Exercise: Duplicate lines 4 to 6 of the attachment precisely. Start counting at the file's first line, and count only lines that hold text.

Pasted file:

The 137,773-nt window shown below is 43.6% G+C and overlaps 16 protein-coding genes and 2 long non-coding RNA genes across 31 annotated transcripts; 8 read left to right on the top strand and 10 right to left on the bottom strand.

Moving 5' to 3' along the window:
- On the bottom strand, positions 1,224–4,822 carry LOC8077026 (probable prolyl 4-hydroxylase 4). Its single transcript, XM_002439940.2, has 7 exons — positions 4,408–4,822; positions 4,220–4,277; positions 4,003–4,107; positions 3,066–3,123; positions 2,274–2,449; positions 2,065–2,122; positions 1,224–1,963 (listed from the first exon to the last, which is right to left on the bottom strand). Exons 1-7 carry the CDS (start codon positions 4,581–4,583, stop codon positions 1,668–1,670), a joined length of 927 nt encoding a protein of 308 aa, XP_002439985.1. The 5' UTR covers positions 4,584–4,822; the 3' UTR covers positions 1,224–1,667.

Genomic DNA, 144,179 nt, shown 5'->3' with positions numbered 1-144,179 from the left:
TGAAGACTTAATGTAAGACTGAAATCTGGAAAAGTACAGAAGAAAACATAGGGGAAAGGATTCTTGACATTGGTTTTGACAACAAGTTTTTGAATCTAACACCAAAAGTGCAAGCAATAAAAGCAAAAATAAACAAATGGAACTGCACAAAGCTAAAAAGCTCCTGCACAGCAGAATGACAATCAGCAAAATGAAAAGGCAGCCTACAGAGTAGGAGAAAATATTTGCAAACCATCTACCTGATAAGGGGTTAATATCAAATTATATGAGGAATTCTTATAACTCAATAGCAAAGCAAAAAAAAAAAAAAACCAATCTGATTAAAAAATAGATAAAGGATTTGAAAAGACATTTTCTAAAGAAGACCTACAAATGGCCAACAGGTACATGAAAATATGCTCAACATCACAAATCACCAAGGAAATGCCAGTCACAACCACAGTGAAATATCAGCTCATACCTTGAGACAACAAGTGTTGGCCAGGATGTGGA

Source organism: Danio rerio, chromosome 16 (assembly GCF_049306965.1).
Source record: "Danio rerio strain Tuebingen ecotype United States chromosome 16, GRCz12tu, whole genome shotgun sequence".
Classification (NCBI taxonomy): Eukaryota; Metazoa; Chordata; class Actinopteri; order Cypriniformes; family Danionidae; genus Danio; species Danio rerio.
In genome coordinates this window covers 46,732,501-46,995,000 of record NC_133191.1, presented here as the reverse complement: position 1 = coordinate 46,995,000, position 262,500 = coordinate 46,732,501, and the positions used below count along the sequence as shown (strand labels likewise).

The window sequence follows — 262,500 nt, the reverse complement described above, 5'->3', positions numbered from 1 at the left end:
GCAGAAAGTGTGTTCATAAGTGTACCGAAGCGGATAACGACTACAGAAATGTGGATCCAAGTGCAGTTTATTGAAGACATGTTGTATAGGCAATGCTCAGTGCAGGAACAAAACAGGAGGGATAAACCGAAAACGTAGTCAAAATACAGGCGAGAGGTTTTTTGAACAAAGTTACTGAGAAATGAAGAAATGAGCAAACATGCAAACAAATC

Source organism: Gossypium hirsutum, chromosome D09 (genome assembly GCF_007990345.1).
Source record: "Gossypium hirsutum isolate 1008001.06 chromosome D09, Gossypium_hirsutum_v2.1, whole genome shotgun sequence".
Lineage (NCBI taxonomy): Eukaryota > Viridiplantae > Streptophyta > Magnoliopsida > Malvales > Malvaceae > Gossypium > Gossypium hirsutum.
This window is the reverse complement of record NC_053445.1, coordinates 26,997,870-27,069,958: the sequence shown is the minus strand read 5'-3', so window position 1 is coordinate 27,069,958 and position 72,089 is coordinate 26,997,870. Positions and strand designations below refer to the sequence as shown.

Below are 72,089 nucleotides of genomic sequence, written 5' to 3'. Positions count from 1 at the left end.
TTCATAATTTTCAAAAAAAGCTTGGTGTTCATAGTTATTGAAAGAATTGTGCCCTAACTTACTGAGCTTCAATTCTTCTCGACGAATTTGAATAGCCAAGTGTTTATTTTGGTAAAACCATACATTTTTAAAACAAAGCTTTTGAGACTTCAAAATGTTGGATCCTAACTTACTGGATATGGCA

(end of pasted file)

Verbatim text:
Genomic DNA, 144,179 nt, shown 5'->3' with positions numbered 1-144,179 from the left:
TGAAGACTTAATGTAAGACTGAAATCTGGAAAAGTACAGAAGAAAACATAGGGGAAAGGATTCTTGACATTGGTTTTGACAACAAGTTTTTGAATCTAACACCAAAAGTGCAAGCAATAAAAGCAAAAATAAACAAATGGAACTGCACAAAGCTAAAAAGCTCCTGCACAGCAGAATGACAATCAGCAAAATGAAAAGGCAGCCTACAGAGTAGGAGAAAATATTTGCAAACCATCTACCTGATAAGGGGTTAATATCAAATTATATGAGGAATTCTTATAACTCAATAGCAAAGCAAAAAAAAAAAAAAACCAATCTGATTAAAAAATAGATAAAGGATTTGAAAAGACATTTTCTAAAGAAGACCTACAAATGGCCAACAGGTACATGAAAATATGCTCAACATCACAAATCACCAAGGAAATGCCAGTCACAACCACAGTGAAATATCAGCTCATACCTTGAGACAACAAGTGTTGGCCAGGATGTGGA

Source organism: Danio rerio, chromosome 16 (assembly GCF_049306965.1).